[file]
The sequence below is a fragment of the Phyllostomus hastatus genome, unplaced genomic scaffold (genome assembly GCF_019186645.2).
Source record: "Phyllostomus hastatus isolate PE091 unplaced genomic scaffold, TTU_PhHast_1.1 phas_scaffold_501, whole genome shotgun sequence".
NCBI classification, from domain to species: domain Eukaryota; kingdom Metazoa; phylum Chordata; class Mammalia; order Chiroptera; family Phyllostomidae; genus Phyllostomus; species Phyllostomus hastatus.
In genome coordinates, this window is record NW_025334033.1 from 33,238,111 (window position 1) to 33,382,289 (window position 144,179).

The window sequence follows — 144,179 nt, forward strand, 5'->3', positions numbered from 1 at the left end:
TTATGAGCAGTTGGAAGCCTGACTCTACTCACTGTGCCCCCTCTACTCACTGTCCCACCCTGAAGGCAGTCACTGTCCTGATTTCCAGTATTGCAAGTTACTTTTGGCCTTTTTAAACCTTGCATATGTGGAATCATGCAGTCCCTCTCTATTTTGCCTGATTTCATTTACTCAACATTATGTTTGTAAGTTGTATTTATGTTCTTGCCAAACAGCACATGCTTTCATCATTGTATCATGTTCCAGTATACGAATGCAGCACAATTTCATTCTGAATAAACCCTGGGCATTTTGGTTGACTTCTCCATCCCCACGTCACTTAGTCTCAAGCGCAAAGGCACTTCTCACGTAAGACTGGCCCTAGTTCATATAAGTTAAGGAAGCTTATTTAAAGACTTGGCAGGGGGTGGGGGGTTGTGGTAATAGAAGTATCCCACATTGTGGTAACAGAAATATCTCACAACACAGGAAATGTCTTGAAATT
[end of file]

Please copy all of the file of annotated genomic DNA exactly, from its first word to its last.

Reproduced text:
The sequence below is a fragment of the Phyllostomus hastatus genome, unplaced genomic scaffold (genome assembly GCF_019186645.2).
Source record: "Phyllostomus hastatus isolate PE091 unplaced genomic scaffold, TTU_PhHast_1.1 phas_scaffold_501, whole genome shotgun sequence".
NCBI classification, from domain to species: domain Eukaryota; kingdom Metazoa; phylum Chordata; class Mammalia; order Chiroptera; family Phyllostomidae; genus Phyllostomus; species Phyllostomus hastatus.
In genome coordinates, this window is record NW_025334033.1 from 33,238,111 (window position 1) to 33,382,289 (window position 144,179).

The window sequence follows — 144,179 nt, forward strand, 5'->3', positions numbered from 1 at the left end:
TTATGAGCAGTTGGAAGCCTGACTCTACTCACTGTGCCCCCTCTACTCACTGTCCCACCCTGAAGGCAGTCACTGTCCTGATTTCCAGTATTGCAAGTTACTTTTGGCCTTTTTAAACCTTGCATATGTGGAATCATGCAGTCCCTCTCTATTTTGCCTGATTTCATTTACTCAACATTATGTTTGTAAGTTGTATTTATGTTCTTGCCAAACAGCACATGCTTTCATCATTGTATCATGTTCCAGTATACGAATGCAGCACAATTTCATTCTGAATAAACCCTGGGCATTTTGGTTGACTTCTCCATCCCCACGTCACTTAGTCTCAAGCGCAAAGGCACTTCTCACGTAAGACTGGCCCTAGTTCATATAAGTTAAGGAAGCTTATTTAAAGACTTGGCAGGGGGTGGGGGGTTGTGGTAATAGAAGTATCCCACATTGTGGTAACAGAAATATCTCACAACACAGGAAATGTCTTGAAATT